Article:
On April 12, 2023, Knowledge Ecology International submitted comments to the National Institutes of Health (NIH) regarding the “Prospective Grant of an Exclusive Patent License: Development and Commercialization of Metarrestin and Its Analogs for the Treatment of Metastatic Cancers” (88 FR 18324). The field of use for the proposed license is for the, ““Development, manufacture, use and commercialization of Metarrestin and its analogs disclosed and claimed in the prospective licensed patent rights, for the treatment of perinucleolar compartment (PNC) positive cancers or metastatic cancers.”
In KEI’s comments, we note that the company to receive the license, Oncala Bio Inc. in Bend, OR, has no internet presence to speak of, and a search of the Oregon Business Registry for “Oncala Bio” or “Oncala” yields no results, as does a search of US SEC company filings. How can the public put faith in the public comment process for issuing licenses when there is no information available about a company set to receive exclusive rights to a potentially lifesaving technology?
A PDF of the comments is available here: KEI-Comments-NIH-License-Oncala-Bio-12April2023
Date: April 12, 2023
To: Sury Vepa, Ph.D., J.D.
Senior Licensing and Patenting Manager
Office of Strategic Alliances
RE: Prospective Grant of an Exclusive Patent License: Development and Commercialization of Metarrestin and Its Analogs for the Treatment of Metastatic Cancers (88 FR 18324)
Knowledge Ecology International (KEI) submits the following comments on the Prospective Grant of an Exclusive Patent License: Development and Commercialization of Metarrestin and Its Analogs for the Treatment of Metastatic Cancers (88 FR 18324). The technology is to be licensed to Oncala Bio Inc. in Bend, OR, a company which returns no results in a Google search, save links to this Federal Register notice. A search of the Oregon Business Registry for “Oncala Bio” or “Oncala” yields no results, as does a search of US SEC company filings.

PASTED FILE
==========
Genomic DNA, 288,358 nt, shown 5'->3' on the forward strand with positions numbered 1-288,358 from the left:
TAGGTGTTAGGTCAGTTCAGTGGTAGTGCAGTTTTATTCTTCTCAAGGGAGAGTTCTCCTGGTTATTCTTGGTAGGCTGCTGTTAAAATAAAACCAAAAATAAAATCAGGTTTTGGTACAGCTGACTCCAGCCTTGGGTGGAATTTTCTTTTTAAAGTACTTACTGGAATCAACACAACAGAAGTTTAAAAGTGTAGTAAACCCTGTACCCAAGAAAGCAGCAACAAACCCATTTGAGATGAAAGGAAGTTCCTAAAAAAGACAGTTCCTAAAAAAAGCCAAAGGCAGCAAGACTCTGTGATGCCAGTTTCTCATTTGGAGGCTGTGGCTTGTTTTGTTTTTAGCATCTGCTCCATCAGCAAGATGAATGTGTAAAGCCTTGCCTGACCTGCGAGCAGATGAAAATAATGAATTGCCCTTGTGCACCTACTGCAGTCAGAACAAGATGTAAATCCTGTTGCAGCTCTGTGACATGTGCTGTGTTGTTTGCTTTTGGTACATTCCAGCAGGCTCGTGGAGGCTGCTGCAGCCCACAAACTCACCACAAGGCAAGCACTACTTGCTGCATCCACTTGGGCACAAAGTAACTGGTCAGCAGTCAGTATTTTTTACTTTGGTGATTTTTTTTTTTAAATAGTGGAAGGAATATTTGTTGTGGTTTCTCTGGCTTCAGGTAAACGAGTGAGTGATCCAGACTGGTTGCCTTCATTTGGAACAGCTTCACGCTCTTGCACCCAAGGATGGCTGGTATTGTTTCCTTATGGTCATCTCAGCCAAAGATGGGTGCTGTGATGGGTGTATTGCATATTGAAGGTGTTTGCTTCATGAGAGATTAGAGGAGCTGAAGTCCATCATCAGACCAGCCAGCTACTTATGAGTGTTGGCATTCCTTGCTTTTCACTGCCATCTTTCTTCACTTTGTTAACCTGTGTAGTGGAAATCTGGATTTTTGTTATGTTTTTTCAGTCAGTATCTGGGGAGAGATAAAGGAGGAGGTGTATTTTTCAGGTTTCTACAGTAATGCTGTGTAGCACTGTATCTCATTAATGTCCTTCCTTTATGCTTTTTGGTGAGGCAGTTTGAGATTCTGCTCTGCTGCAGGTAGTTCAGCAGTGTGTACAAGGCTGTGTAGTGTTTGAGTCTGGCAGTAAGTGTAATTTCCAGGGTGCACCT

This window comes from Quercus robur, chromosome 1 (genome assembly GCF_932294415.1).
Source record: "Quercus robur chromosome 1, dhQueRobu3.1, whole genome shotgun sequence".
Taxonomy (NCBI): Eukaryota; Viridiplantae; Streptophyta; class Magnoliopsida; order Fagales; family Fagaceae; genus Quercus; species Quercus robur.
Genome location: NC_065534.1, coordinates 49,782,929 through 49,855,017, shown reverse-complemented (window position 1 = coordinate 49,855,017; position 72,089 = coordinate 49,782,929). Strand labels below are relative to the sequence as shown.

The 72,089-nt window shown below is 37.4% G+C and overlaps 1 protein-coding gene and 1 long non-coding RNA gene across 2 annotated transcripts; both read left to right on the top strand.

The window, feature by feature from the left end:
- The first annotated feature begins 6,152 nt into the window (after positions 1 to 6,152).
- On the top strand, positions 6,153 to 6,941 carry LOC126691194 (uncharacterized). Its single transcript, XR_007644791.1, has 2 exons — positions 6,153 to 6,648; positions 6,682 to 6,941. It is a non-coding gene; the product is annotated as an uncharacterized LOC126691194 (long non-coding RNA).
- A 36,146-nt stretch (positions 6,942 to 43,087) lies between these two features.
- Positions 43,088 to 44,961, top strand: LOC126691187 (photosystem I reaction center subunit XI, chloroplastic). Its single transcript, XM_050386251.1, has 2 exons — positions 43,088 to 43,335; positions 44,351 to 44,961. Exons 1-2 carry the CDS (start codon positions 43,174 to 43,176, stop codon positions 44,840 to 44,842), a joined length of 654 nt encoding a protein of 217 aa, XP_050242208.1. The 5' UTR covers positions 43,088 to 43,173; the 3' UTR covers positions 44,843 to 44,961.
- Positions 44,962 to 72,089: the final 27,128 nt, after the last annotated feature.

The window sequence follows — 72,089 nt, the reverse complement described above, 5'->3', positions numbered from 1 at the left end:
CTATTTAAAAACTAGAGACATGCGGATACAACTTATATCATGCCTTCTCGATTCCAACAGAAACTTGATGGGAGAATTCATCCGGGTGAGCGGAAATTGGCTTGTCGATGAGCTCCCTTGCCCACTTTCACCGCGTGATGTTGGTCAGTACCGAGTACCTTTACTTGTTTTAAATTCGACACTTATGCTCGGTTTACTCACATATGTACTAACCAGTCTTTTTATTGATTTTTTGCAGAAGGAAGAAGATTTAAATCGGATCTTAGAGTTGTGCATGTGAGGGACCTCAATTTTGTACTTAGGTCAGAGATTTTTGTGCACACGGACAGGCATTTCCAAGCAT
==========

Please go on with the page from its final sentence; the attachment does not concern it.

As KEI has noted in regards to other prospective exclusive licenses to companies with a dearth of public information, the Federal Register notice is intended to solicit public comment on the prospective license, and yet in instances such as this the public has no information on the company set to receive the license. How is the public supposed to offer comments on the capacity of a company to bring a technology to market, assess its interest in this technology, or other matters with a staggering lack of transparency?
While KEI is denied the ability to comment on Oncala Bio as a licensee and steward of publicly developed technologies through the lack of transparency of the Federal Register notice, KEI would ask the NIH to include in its license with Oncala Bio the following:
A requirement in the license that prices for products using the license not exceed the median prices charged in the seven countries with the largest GDP and at least 50 percent of US per capita income. In this regard, we note that the U.S. government negotiated international reference pricing agreements with both Merck and Pfizer for COVID-19 therapeutics.
A limit in the geographic scope of the exclusive nature of the license to countries with at least 30 percent of US per capita income.
Terms in the license which abide by the transparency norms in resolution WHA72.8, which were supported by the US government, including by requiring in the license every transparency element referred to in the resolution.
Thank you for your consideration of these comments.